A senior detective says the investigation into the sectarian murder of Paul McCauley has been given new impetus by those who came forward with fresh information in the wake of the 38-year-old’s death last month.
Detective Chief Inspector Michael Harvey, from Serious Crime Branch, made the comments following the arrest of a 24-year-old in the Fountain area on Thursday, July 16.
“After Paul’s tragic death last month, the investigation has taken on a renewed impetus. We are following a definite line of enquiry and we are grateful to those individuals who came forward with information in the immediate aftermath of Paul’s death,” he said.
“But we can never have too much information about the events of that night nine years ago if we are to get justice for Paul. There may be other opportunities to gather information, either because of a change in someone’s circumstances or a qualm of conscience.
“This is a very challenging investigation, especially with the passing of time, but we are fully committed to exploring all avenues and opportunities and I would appeal to everyone in the community, if they have any information, come forward and contact detectives,” he added.
Paul died last month in a care facility almost nine years after an attack in July 2006.
Paul was 29 and attending a summer BBQ at the rear of a house in Chapel Road on July 15, 2006. At 3.20am on July 16, only three people remained at the BBQ.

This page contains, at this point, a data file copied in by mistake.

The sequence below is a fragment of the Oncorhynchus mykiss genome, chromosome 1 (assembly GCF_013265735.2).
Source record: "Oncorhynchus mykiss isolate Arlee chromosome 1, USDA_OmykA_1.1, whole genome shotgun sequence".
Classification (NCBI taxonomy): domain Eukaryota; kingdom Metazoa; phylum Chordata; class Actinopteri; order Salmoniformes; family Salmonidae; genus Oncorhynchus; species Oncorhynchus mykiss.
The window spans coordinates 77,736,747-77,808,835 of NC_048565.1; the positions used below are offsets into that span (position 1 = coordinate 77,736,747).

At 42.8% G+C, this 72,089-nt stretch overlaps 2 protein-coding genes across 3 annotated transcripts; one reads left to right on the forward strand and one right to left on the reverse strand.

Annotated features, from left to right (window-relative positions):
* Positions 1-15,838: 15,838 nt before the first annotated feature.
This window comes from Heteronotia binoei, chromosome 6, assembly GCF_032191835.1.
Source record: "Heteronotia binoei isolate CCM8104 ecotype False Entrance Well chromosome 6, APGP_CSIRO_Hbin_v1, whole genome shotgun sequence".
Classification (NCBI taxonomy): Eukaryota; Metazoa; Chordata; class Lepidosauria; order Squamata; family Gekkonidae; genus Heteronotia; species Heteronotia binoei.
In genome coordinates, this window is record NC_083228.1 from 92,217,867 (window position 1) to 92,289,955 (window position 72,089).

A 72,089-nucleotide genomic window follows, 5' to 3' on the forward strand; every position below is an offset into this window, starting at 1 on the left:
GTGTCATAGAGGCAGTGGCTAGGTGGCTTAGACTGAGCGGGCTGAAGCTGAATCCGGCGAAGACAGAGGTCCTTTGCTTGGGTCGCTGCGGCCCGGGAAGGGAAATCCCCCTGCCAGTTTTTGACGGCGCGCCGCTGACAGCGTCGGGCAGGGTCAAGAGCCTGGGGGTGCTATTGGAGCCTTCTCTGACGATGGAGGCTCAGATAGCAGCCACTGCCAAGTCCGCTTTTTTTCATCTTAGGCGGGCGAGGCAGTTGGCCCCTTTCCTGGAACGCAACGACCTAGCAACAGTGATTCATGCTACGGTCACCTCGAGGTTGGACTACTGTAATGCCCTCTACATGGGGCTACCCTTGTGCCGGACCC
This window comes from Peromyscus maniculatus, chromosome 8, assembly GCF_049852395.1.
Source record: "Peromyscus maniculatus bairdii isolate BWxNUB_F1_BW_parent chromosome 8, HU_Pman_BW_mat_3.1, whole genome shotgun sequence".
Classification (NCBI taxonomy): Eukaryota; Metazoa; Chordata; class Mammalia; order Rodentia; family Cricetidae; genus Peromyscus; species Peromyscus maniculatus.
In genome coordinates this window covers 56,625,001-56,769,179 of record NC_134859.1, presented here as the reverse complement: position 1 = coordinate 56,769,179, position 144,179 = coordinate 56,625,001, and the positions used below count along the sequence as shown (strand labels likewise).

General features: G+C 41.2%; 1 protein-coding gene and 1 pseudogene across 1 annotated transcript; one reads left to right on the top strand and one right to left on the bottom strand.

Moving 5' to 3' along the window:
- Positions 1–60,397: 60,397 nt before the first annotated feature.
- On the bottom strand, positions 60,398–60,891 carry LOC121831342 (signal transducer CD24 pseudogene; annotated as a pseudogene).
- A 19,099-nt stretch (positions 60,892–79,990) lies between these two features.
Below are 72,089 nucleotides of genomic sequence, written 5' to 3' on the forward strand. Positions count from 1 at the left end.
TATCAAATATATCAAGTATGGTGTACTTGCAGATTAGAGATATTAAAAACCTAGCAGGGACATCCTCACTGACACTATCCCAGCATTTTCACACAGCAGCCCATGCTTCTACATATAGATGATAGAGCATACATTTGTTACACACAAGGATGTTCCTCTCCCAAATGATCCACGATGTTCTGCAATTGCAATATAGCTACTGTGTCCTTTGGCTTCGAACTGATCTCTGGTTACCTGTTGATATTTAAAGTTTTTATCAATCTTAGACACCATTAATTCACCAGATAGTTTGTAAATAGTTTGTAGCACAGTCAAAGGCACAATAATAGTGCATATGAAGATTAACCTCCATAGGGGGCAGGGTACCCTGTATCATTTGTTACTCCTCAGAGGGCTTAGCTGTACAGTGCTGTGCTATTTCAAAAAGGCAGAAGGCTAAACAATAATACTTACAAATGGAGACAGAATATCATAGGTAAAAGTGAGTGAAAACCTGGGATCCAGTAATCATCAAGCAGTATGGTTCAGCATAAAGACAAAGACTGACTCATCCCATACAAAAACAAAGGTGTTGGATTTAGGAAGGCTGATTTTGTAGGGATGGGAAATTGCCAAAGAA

A group of up to 15 people came from out of the bushes and attacked Paul and two of his friends. After the assault the group made off in the direction of Irish Street. The suspect was arrested in the Fountain area of the city this morning and has been taken to Strand Road police station for questioning.
Only one person, Daryl Proctor, was convicted for the murderous assault. He was jailed for 12 years but released earlier this year.
In its twelfth report the Independent Monitoring Commission suggested members of the Ulster Defence Association (UDA) had been involved in the attack.
In the 2006 report it stated: “UDA members were responsible for a number of sectarian attacks in the summer, including: one in Belfast in July (which was not, we believe, sanctioned at a senior level) in which a person was seriously injured; one in Ballymena in the same month; and a number in Derry during June and July, including the serious attack on Paul McCauley, for which we have no indication that there was senior sanction.”
Information can be given to the enquiry team at Maydown on the non-emergency, 101, or by calling Crimestoppers on 0800555111.